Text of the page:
You probably know that training a service dog requires consistent work and patience. The dog must be an appropriate breed, in excellent health, extensively trained, and more. What about a therapy dog? While people must not interfere with a service dog in training in any way so that it can learn to avoid distractions when serving its owner, therapy dogs are meant to provide comfort in times of great physical or emotional stress. Some dogs are better suited to this–more easily trained for it.
Training and Certification
The requirements for an animal to be designated as a therapy dog are more strict than people may realize; you cannot simply decide a pet is a therapy animal and have it be recognized as such, legally. Your pet must be approved with appropriate certification and registration. Both large and small breeds can make great therapy dogs.
Small Therapy Dogs
In the small dog category, the Beagle is an intelligent and friendly hound that can be easily trained to serve as support. Their strong sense of smell can even come in handy. The Welsh Corgi is also very intelligent, and it was originally bred to serve. The Cavalier King Charles Spaniel is also a great service dog that was bred as a calm companion. Very small dogs, like the Pomeranian, are great; but, remember that they are energetic and need to burn off that energy.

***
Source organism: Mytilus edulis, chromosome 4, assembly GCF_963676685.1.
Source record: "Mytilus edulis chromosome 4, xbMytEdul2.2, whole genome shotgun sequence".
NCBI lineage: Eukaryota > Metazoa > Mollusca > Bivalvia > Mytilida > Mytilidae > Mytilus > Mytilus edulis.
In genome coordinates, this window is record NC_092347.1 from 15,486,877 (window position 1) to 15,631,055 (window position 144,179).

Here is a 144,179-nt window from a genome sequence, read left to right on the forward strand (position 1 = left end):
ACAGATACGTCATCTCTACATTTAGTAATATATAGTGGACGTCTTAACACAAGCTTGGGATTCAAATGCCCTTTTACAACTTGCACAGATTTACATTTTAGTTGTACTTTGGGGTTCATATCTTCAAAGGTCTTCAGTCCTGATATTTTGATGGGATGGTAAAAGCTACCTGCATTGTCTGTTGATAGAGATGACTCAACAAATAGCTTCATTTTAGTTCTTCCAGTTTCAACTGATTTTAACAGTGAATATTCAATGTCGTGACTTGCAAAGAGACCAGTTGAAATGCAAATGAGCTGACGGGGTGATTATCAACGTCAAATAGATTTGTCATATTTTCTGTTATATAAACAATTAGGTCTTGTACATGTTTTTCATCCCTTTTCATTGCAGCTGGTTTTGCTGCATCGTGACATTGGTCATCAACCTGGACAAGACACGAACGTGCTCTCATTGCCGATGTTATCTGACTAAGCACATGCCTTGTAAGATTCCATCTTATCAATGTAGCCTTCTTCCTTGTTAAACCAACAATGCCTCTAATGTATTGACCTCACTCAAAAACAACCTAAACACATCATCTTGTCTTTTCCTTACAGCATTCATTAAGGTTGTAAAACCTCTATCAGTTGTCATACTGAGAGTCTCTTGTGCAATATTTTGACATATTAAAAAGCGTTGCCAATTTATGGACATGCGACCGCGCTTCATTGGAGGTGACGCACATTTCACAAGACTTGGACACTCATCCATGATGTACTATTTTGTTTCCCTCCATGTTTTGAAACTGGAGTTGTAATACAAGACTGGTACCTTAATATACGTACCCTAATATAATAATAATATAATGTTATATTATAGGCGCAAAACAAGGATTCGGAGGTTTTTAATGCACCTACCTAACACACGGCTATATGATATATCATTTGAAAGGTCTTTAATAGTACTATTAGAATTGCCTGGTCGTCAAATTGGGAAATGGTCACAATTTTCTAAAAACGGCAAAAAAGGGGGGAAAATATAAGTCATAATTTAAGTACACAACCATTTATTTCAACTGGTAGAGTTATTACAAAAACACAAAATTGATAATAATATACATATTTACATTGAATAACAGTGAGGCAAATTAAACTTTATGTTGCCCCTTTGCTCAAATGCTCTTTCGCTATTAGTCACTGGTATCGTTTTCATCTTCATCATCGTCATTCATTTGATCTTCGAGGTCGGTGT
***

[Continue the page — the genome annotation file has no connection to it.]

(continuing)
Large Therapy Dogs
When it comes to large dogs, the more calm and intelligent they are, the better. The Saint Bernard is well-known for being naturally adept at serving human owners; they’re generally big, calm, cuddling dogs. Labradors have the same qualities, though they are sometimes more energetic. Dogs known for herding sheep historically, like Border Collies and Sheepdogs, are also intelligent enough to be trained for many kinds of service.
These dogs, and many more, can be helpful not only to those who struggle physically, but those who struggle mentally, as well. People with depression, anxiety, severe mental illnesses, and more can benefit from well-trained therapy dogs. They can bring medication to an owner during an episode, trigger an alert for medical services, and be of general comfort during something like an anxiety attack.
The key to a good, and legally-approved therapy dog is excellent, professional training. It must be consistent, and the trainer experienced. Before determining what sort of dog you want or need, and using that animal for therapy, you must research the requirements to make this happen.
At Pet Vet Hospitals, we’re happy help you, too. We will be there for you and your dog, helping keep him healthy so you can rely on him for years to come.